Iowa Great Lakes Association
Environmental Update
Spring 2017

Zebra Mussels

Zebra mussel populations continue to expand in the Iowa Great Lakes. The populations is expected to continue to increase in the coming years before reaching a limit and moderating.

The biggest impact to lakeshore residents continues to be colonization on hoists, docks and swim ladders.

Tips: Colonization of mussels on galvanized metal is minimal. Zinc and copper coatings work well to keep mussels from attaching.

Store swim ladders above water periodically can minimize colonization. Young zebra mussels can’t survive out of water for more than a day or two.

Intakes of irrigation systems can clog with zebra mussels. Replacing the intake screens with a copper or galvanized screen can help reduce clogging.

Iowa Great Lakes Electric Fish Barrier
The electric fish barrier has been working effectively. The wet period we’ve experienced over the past year means the barrier has been operational for its longest period since installation. The fish barrier was designed to be effective against Asian carp, but as the threat of more aquatic invasive species emerges, the barrier’s purpose may expand.

Water Quality
When you think of the Iowa Great Lakes you are bound to think of our water clarity and shoreline. These are things that we both see and experience when on the lakes, yet it’s important to understand that the water that fills our lakes comes from its watershed, the land and other bodies of water draining into the lake.

Over the past few years conservation partners have been targeting sloughs, wetlands and smaller lakes, including Center Lake which is a 257 acre body of water. The past few decades Center Lake’s water quality and habitat have been deteriorating due to excessive runoff from a large urban/residential area in the NE portion of its watershed, lack of sanitary sewer along the southern shoreline, an overabundance of common carp and severe erosion along the northern shoreline.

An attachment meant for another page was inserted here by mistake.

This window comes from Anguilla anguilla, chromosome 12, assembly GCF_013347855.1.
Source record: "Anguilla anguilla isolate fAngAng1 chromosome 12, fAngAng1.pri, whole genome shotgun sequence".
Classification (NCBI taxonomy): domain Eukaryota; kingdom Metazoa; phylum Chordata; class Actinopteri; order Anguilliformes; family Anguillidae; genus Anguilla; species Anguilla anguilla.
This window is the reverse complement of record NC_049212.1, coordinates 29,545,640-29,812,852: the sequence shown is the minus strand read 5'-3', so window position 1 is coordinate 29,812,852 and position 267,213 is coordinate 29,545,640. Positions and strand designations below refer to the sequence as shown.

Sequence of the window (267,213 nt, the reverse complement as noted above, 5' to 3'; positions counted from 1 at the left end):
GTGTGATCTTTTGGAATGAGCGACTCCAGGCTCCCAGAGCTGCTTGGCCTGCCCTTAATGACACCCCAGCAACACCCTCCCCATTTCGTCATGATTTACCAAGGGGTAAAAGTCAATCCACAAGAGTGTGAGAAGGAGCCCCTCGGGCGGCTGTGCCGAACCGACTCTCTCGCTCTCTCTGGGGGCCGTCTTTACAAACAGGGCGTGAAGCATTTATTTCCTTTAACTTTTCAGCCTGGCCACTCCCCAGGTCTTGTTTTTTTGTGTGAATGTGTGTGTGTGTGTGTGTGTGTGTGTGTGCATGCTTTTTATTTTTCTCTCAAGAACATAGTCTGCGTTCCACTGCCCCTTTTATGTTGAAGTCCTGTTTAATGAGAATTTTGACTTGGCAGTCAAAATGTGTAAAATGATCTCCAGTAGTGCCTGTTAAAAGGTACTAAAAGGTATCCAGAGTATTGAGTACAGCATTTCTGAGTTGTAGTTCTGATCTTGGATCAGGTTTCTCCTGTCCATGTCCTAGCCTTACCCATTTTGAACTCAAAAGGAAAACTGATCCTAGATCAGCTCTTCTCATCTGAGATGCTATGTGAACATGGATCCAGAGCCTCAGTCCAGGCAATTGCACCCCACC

What has been done at Center Lake?
– Low impact development practices implemented in 2013 by the City of Spirit Lake & local businesses worked in concert to install several low impact development practices to intercept rainwater runoff from parking lots and rooftops. These structures can be seen at Lakes Regional Healthcare, Super 8 and the Eyecare Centre to name a few.
– The Iowa Great Lakes Sanitary District has explored cost and logistics of bringing service to the south side of Center Lake where homes currently rely on septic tanks. By removing the tanks and their drain fields, the sanitary lines could remove a significant source of nutrients fueling algal blooms.
– Small rock barriers have been placed at key locations to prevent carp from entering connected marshes where they spawn. The DNY is working to adjust stocking rates and species for Center Lake.

Curlyleaf Pondweed
Mild falls and winters have provided the opportune environment for this invasive species, introduced to our lakes in the middle of last century, to outcompete many of our beneficial native aquatic species. Due to its unusual growth cycle, the Curlyleaf pondweed can create dense mats on the lake surface up to 12 feet in depth.

While the weed is found throughout our chain of lakes, it has created some access and navigation problems on the north half of East Lake Okoboji through late June the past few years.

This year, the DNR has been working with the East Okoboji Lakes Improvement Corporation to develop a management plan to improve lake access in the most affected areas. This remains a daunting challenge due to resistance to the use of herbicides. Mechanical removal is the only alternative, yet with over 600 acres of affected lake, it is not feasible to address the entire problem with mechanical removal alone.

Kuhlman Lake Service is selling the Hydro-Sweep Pro that helps keep waterfronts and dock areas clear from algae, Curlyleaf pondweek and decaying surface debris by mimicking natural water movement.

Underwater Solutions can physically remove the Curlyleaf pond weed around docks and hoists.

Bur Oak Blight
This blight, which weakens the majestic oaks surrounding our lakes, allows secondary invaders the ability to kill the trees providing much of the aesthetics around the Iowa Great Lakes. The Iowa Great Lakes Association has been in constant contact with 4 area service providers/arborists and the trees can be saved with a treatment protocol. Visit to learn more and receive up-to-date information as spring is the time to begin treatment to save our trees.